• Be careful of fake apps offering discounts or lucrative deals. It might be a strategy to draw people's attention.

"There aren't too many indicators of a hidden spy app – you might see more internet traffic on your bill, or your battery life may be shorter than usual because the app is reporting back to a third-party," says Chester Wisniewski, principal research scientist at security firm Sophos.

What you can do:

  • Go through your app list and delete the ones you don't recognize.
  • Don't jailbreak your phone to avoid letting spywares hide deep inside the device. Sometimes, even security software fails to detect a spy app.
  • Secure your phone with a strong password which no one can guess.
  • Android users can download a mobile security app which will flag malicious programs.

Software Update

We often get pop-up updates from third-party programs which are not only annoying but also can be a potential threat to your device. In the name of software update, you might end up installing malware or spywares.

If you find the interface of the software is suspicious, then it probably is. If it asks for any additional login or personal info then it could be malicious.

What you can do:

  • Check whether the software update is coming from the publisher’s original website and not a link to an alternative site.
  • Pay attention to the HTML address of the site.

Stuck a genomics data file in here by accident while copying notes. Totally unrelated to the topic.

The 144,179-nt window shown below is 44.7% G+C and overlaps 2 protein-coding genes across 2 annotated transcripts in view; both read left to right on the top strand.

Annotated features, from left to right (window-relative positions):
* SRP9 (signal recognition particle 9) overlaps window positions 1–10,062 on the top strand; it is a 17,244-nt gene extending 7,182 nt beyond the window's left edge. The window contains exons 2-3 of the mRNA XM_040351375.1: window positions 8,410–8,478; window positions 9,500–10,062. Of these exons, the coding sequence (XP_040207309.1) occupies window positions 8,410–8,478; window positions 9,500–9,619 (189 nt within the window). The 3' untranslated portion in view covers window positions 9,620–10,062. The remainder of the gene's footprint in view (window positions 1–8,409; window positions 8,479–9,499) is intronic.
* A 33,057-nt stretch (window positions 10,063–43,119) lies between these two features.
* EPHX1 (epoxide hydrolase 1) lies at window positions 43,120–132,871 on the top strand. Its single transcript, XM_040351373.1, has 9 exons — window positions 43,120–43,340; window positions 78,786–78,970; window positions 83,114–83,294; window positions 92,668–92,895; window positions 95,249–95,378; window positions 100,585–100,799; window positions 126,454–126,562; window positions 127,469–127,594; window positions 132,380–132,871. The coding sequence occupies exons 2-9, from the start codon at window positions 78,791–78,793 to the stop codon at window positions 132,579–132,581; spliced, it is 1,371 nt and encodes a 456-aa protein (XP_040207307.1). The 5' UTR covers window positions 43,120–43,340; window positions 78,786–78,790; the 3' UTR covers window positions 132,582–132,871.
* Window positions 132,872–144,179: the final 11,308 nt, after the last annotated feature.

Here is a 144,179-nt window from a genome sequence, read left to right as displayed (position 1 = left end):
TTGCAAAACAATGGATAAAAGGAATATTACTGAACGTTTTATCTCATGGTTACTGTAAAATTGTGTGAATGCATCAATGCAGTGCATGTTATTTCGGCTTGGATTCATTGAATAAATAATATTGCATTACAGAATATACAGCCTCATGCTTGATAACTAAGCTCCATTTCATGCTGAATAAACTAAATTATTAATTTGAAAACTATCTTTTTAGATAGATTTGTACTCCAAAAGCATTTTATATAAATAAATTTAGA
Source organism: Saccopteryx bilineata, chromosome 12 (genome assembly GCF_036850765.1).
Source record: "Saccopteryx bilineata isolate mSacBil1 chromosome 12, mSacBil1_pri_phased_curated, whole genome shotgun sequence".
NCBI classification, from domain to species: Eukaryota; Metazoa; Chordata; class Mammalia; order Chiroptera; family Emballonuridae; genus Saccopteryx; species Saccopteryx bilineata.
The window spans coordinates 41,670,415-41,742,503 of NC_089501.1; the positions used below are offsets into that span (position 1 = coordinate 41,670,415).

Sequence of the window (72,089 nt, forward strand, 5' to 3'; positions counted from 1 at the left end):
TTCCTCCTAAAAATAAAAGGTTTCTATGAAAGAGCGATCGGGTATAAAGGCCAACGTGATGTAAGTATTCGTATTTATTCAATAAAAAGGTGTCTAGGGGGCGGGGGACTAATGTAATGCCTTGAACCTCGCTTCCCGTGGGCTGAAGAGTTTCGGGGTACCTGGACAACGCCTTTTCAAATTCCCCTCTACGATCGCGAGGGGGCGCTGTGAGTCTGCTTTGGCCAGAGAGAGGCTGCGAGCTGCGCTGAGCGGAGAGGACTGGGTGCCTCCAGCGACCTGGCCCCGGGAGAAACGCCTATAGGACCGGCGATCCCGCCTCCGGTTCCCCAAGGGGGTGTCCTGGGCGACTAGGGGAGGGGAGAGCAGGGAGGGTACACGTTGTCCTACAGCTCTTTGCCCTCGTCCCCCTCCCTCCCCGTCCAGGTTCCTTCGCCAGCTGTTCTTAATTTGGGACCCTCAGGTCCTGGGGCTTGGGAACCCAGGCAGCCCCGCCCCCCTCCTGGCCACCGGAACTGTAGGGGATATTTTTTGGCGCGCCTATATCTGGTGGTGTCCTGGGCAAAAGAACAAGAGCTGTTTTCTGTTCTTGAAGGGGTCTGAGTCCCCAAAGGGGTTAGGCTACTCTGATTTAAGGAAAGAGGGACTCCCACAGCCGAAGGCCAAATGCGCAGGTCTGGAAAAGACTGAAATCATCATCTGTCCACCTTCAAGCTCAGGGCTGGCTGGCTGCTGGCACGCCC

• Free software services should never send email alerts for an immediate update.
  • Check for 'review' option in their notification

Unrecognized access to Google account

Gmail is the primary email for many users. So, hacking a Gmail account exposes a huge amount of personal data backed up from your Smartphone. This means the attacker can get hold of your photos, contacts, current location, messages, call logs etc. The effect can get worst if the account is linked with your social media accounts leading to your mobile carrier account which can broaden the path of identity theft ultimately damaging your reputation.

Online criminals know that the information is important to the owner and this can lead to accounts and their content being held digitally hostage unless the owner agrees to pay a ransom.

What you can do:

  • Create a strong password for these key accounts which will be impossible to guess for anyone.
  • Enable two-factor authentication to make sure that one can’t access your account without accessing your phone.
  • Lie when setting up password security questions and trick the attacker; thus you can prevent an attacker to reset your password. Make sure, you remember your answer!